In the end, we settled on a few areas of interest: mobile application middleware technologies, native mobile application conversion technologies, and innovations around personalization-driven serendipitous discovery. Our relationships in Tokyo afforded us the opportunity to be a conduit between U.S. mobile technologies and mobile carriers in Japan—the most advanced mobile market in the world. In addition, personalization and serendipitous discovery technologies seemed far more advanced in Japan as compared to U.S. collaborative filtering startups, and in our opinion the U.S. market would yield greater returns.
Nailing down our investment theses meant that we knew which opportunities and entrepreneurs to target, but we were concerned about the traditional entrepreneurial bias against overseas collaboration. Silicon Valley entrepreneurs are the sun around which orbits an ecosystem of venture capitalists, lawyers, educators, and venture banks. Ordinarily, these entrepreneurs care very little about overseas collaboration; however, amidst the historic economic downturn, we found that entrepreneurs were very interested in globalizing their venture if it meant survival. They were most interested in taking on capital, even foreign capital. Furthermore, all of the U.S. entrepreneurs we encountered were willing to provide a perpetual license to their technology for use in a foreign country in exchange for equity-free capital to help them launch locally.
This realization sparked iteration on several different venture models. We were open to incubation, which meant we did not have to shoehorn sourced deals to fit our theses—if the right opportunity was not available, starting it ourselves and building a team around it was always an option. Coupling this option with the low cost of acquiring technology across borders (relative to traditionally priced equity), we effectively uncovered an arbitrage opportunity. Instead of only seeking traditional venture capital transactions, we augmented our entrepreneur offering to include agronomic licensing or “license-hatching,” joint venture, and venture architecture as well.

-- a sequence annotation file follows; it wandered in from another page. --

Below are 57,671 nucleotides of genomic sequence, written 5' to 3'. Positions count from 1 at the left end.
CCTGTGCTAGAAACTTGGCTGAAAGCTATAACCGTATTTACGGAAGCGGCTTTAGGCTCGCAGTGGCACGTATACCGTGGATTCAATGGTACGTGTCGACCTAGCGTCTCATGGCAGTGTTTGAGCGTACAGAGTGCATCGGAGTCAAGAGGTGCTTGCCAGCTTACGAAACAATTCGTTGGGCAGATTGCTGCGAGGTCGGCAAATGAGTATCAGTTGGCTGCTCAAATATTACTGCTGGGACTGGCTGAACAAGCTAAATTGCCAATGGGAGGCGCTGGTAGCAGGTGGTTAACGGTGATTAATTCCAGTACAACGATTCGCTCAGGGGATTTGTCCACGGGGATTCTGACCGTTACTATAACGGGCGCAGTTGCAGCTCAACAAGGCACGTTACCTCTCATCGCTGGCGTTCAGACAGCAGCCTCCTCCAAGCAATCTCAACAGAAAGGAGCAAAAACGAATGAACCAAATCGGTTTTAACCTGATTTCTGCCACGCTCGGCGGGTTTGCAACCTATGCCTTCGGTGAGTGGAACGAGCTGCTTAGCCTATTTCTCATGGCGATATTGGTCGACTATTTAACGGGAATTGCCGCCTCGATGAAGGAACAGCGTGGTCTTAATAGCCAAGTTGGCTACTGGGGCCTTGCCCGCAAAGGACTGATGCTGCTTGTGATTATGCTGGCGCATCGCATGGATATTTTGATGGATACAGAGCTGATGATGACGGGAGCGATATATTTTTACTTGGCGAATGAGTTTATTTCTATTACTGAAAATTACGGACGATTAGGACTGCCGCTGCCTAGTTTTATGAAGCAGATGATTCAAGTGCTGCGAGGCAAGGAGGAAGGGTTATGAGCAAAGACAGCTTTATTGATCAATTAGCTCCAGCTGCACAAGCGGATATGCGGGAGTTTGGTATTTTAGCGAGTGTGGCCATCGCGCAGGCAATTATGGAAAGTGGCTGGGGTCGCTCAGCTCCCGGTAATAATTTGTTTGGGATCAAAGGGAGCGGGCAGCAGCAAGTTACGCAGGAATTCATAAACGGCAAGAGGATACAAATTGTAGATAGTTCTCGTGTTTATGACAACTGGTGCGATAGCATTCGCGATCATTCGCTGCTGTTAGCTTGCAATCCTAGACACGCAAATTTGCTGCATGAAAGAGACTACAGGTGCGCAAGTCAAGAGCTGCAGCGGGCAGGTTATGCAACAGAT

License-hatching is a very simple but effective approach for a venture firm open to incubation: a license can be collected in the United States but grown or “hatched” via incubation in Japan. Instead of executing a traditional venture transaction, exchanging equity for cash, we also sought inexpensive perpetual licenses from U.S. startups for exclusive use in Japan. This decoupled seed technologies from startups and founders—with the hope that they could be effectively planted and grown elsewhere with a different team.
Negotiating such a license turned out to be very easy, especially for U.S. startups that had no plans to go overseas within five years; in fact, it was often easier than negotiating a traditional term sheet. For example, one early-stage mobile startup passionately argued valuation, wanting to give up less than 10% of the company for $1.5M invested, yet they were willing to give up 100% of their technology in perpetuity for $300K so long as it was used overseas and required no equity stake in the U.S. entity.